All these differences and many others made it impossible for paper makers to apply the traditional methods of pulping to wood. However, the difficulties were eventually overcome and it became possible to use some species, such as spruce and pine, for paper. These are softwoods: it was considered impossible to use hardwoods (e.g. poplar, birch, beech, eucalyptus) because of their different fibre structure, short fibre length and the inclusion of vessels (pores) which are large compared with the fibres and if allowed to get into the paper can cause many problems. However, after years of experiments starting in 1914 (which are described in detail in ref. 1) hardwoods too became available for paper making.
Wood pulp fibres. Left, moderately beaten; and right, well beaten (ref. 5)
Pulp. Pulp is a suspension of fibres in water (ref. 2), and is the fibrous material after it has undergone a pulping process, either chemical or mechanical, or a combination of both. Part of the process is beating, which at one time was done literally by large wooden hammers operated by a waterwheel. However, these were later replaced by a machine called a Hollander in which the suspension of fibres in water is recirculated for some hours through an adjustable gap between a roller bearing knives around its circumference and a bedplate. This beating gradually splits the fibres apart, cuts them shorter in length and exposes the small fibres (fibrils) which make up the main fibre. Beating is one of the two most important operations in paper making (the other is pressing, see later) and every kind of fibre has its own beating conditions for the kind of paper to be made. After beating, the pulp (termed the ‘stock’) is ready for paper making.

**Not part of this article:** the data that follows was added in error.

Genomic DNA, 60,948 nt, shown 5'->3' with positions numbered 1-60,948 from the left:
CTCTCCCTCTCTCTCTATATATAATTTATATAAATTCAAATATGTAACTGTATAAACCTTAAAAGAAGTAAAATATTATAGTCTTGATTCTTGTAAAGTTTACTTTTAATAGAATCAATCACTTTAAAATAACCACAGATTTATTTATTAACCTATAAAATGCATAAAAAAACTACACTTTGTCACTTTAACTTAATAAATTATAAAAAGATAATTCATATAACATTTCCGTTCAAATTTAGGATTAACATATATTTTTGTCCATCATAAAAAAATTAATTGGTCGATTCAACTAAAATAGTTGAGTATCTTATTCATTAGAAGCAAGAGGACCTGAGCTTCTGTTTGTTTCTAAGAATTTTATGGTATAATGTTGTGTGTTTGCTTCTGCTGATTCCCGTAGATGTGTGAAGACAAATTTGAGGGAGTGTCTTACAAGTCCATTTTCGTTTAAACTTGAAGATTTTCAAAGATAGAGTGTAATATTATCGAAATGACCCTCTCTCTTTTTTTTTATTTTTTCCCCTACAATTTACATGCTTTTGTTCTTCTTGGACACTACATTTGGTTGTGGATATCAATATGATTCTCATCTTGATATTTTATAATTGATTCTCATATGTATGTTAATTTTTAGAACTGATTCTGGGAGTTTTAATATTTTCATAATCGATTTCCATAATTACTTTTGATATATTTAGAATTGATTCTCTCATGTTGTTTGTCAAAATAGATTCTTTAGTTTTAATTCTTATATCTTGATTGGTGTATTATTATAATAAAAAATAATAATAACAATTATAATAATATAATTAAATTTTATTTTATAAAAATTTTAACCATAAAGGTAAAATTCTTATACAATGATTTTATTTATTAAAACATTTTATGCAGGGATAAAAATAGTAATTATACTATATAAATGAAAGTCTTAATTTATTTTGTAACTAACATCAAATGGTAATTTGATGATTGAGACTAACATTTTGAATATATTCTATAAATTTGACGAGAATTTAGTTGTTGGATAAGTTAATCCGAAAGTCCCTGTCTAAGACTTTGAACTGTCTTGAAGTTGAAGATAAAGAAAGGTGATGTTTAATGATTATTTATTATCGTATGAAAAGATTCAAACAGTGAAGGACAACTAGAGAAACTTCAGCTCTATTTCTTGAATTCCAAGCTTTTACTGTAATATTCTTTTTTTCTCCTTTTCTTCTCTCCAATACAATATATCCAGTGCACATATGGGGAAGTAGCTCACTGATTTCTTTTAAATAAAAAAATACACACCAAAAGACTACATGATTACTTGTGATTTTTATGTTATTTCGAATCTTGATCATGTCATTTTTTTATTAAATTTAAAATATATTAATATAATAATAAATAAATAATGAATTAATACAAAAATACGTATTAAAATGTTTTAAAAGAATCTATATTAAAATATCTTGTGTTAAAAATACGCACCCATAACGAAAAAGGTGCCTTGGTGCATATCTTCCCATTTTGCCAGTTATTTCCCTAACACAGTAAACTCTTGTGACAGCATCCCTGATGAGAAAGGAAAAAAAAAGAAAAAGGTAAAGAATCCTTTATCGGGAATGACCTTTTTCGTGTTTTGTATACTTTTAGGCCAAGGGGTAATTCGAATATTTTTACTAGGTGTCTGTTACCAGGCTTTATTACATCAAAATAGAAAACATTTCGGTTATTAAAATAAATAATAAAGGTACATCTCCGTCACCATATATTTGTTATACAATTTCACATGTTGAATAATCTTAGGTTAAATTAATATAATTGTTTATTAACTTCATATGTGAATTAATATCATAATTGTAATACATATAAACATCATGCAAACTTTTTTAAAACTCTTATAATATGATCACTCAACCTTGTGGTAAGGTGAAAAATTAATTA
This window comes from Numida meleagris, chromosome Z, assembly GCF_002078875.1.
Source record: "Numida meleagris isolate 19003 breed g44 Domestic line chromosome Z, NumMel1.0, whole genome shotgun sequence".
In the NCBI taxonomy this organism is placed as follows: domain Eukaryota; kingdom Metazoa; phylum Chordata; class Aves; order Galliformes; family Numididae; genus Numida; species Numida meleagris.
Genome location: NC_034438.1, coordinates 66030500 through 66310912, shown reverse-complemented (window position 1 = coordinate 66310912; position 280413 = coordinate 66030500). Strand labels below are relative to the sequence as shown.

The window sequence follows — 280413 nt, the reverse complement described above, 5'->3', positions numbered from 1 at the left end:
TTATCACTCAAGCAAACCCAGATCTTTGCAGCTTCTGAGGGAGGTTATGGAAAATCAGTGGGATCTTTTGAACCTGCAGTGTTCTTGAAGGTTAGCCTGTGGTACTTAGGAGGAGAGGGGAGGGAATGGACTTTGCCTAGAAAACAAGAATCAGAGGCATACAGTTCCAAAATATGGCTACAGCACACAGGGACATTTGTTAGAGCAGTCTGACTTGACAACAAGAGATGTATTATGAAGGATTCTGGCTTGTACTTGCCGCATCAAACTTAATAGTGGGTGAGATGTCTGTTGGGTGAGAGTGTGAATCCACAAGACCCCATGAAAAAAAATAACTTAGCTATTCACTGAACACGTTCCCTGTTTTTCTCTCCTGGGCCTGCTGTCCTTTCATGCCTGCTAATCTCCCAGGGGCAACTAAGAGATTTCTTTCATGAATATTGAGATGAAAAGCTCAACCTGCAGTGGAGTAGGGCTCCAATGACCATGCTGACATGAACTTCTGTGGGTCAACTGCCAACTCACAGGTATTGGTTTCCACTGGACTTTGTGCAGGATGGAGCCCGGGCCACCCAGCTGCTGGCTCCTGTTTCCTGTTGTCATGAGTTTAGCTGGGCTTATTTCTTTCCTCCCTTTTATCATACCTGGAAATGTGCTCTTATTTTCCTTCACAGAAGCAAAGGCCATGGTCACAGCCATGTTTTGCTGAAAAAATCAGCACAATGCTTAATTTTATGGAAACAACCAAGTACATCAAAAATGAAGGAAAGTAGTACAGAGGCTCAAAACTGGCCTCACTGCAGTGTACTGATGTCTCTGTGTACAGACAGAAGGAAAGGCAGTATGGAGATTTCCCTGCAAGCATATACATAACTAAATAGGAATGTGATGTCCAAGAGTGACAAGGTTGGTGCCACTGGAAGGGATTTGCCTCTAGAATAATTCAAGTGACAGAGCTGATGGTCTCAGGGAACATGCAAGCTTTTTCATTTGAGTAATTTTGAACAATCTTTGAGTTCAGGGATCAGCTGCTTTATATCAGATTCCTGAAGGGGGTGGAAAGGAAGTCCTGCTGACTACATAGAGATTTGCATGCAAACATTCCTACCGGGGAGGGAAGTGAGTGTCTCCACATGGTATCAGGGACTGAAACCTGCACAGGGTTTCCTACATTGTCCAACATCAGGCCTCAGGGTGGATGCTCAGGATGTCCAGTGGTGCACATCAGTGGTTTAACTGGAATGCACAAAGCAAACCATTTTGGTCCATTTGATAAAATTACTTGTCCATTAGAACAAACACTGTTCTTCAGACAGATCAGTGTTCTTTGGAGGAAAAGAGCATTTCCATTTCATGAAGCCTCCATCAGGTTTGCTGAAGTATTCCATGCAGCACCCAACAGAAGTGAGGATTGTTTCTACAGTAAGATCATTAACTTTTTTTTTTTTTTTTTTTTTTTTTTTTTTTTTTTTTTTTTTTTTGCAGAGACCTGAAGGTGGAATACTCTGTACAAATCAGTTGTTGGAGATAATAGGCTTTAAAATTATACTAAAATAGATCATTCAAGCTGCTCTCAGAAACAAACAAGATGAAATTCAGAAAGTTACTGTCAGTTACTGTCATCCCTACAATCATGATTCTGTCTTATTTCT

There are two main methods of pulping wood — mechanical and chemical — giving two distinct kinds of paper.
Mechanical. The bark is removed from the tree which is then cut into convenient-sized logs that are pressed against a grindstone to reduce the wood to small particles. These go straight into the beater and are then treated like a non-wood pulp. In this process all of the wood is used, including the undesirable lignin. No chemicals are employed therefore it is a cheap process; however, paper made in this way is of very poor quality and quickly deteriorates. Sometimes the pulp produced by this method is called groundwood because it has been made by grinding.
Chemical. In this process boiling with chemicals is used to remove all the unwanted constituents and to break down the wood chips to a form that can be beaten. This treatment produces a good quality paper and is considered to be a suitable replacement for rags. Sometimes, to reduce the cost of a medium-quality paper, up to 30% of mechanical wood pulp is added to the chemical pulp. In this connection the term ‘Wood-free paper’ must be noted. It is a description used in the paper industry and is well understood by those in the paper trade but it is misleading when applied to paper on sale to the public. It is an abbreviated way of saying that the chemical wood pulp is free from mechanical wood pulp, i.e. although the material is wood the pulp does not contain any of the undesirable materials associated with raw untreated wood. (ref. 4)